Jump to content
Electronics-Lab.com Community

Designing a computer based voltmeter


Recommended Posts

I would like to monitor multiple voltage signals at the same time through the parallel, serial or usb port.

The signals can be monitored on a rotating basis based on the speed of switching from one line to the other, however; I am not familiar with how to read the voltage.

For example, I want to monitor the voltage fluctuations on a circuit board, anywhere from 0 - 12 V DC. How could I do that?

From the programming (software) side, I have a reasonable idea on how to monitor the port, but from a hardware side, I do not.

I appreciate any help you can provide.

Thank you.

Link to comment
Share on other sites

You need an ADC & a microcontroller if you want to put data through USB or serial port. However for parallel port you can get away by using ADC & some logic chips. The selection of ADC will depend upon the resolution you want you can use any 10bit or 12bit ADC with integrated mux for the inputs. You will also need an attenueator at the input to protect ADC.
This is very similar to a Data Acquizition System take a look at http://www.geocities.com/hagtronics/pic_das/

Link to comment
Share on other sites

Thank you both for the information. I read the information on the ADC but I do not fully understand the process.

Programming the picmicro seems easy enough, but wiring it, knowing what resistance to use, etc., I have not completed figured out.

Can you suggest a location to learn more information or possibly a site with a similar project.

Thank you.

Link to comment
Share on other sites

Thank you.

The K8048 also looks interesting w/ a max input of 20V/40mA on the digital input side.

But, that begs the question - what is the difference between an analog signal and a digital signal when it comes to measuring voltage?

Being the "newbie" I have no clue, however; I would guess analog since the voltage fluctuates, rather than being "on" and "off." And, in the instance of measuring voltage, I want to know more than just "on" or "off."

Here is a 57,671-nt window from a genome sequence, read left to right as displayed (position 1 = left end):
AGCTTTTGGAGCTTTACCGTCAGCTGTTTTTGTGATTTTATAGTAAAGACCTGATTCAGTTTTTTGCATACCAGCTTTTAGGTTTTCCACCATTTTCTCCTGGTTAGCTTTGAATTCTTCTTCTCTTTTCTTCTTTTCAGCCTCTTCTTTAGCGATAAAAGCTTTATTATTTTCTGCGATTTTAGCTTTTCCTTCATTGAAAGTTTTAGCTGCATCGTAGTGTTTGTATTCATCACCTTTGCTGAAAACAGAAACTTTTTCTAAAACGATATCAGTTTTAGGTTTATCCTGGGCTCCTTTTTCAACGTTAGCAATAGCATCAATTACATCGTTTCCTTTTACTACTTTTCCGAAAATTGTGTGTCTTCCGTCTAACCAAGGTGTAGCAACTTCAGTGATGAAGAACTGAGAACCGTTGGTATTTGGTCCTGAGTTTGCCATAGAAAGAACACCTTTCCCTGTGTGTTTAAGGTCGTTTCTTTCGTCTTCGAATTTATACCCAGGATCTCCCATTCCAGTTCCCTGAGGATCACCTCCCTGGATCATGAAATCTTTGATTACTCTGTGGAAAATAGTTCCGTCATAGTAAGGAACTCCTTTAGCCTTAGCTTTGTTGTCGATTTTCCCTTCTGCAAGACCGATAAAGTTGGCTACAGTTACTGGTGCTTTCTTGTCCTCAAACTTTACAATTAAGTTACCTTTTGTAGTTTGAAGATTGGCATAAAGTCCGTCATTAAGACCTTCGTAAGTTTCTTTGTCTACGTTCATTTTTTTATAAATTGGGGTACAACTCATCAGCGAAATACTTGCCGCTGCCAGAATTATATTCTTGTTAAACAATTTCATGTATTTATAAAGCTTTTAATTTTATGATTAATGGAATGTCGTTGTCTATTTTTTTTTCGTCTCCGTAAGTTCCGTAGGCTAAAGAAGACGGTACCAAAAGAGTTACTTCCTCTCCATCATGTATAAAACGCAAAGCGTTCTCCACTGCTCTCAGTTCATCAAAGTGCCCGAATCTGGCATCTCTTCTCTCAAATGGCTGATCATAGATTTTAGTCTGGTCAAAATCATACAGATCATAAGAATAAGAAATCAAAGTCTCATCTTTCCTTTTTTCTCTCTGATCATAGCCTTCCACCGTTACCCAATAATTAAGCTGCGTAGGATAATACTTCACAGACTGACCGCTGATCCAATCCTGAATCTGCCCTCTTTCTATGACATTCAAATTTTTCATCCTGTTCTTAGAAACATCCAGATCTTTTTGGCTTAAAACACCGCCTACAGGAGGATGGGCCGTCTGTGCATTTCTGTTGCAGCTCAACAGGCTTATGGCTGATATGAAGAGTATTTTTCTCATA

Taking that into account, the K8055 only has 2 analog inputs, and the K8048 has 4, both with a potential maximum of 5V.

Again, I am not quite sure even where to start with this project, but I would like to try.

The parameters are to measure voltage from multiple inputs at the same time (or switching between them on the millisecond level is fine) and record the values through a computer program.

Obviously I can take a voltmeter and measure and watch the voltages but only one at a time, and I cannot record the information in a graph format.

So, I suppose you could say I want to build multiple voltmeters which take the information and save it on the computer.

Thoughts on how to tackle this project and/or where to start?

Link to comment
Share on other sites

Just thought I would post some ideas for you:
Depending upon the range of input voltage, you could use a voltage divider to scale the voltage down to 0-5. This would limit the range you would be able to measure due to resolution limitations and you would want to use precision resistors with a very tight tolerance.

Another method is to use a voltage to frequency converter chip. Then read the frequency with the pin of a micro or with the PC port.

A third option is to use a voltmeter chip such as the one in our projects section and to read the lines that go to the LEDs as a binary word on the parallel port or a micro.

Hope it is helpful.

MP

Link to comment
Share on other sites

Suraj,
Are you familiar with the project in the link you posted. I saw this earlier when I was looking for AVR based voltmeters, but I do not see how this unit accepts an analog voltage. There is also no source code posted so I was not able to check that. I was hoping you might know something about it.

MP

Link to comment
Share on other sites

Join the conversation

You can post now and register later. If you have an account, sign in now to post with your account.

Guest
Reply to this topic...

×   Pasted as rich text.   Paste as plain text instead

  Only 75 emoji are allowed.

×   Your link has been automatically embedded.   Display as a link instead

×   Your previous content has been restored.   Clear editor

×   You cannot paste images directly. Upload or insert images from URL.

Loading...
 Share

×
  • Create New...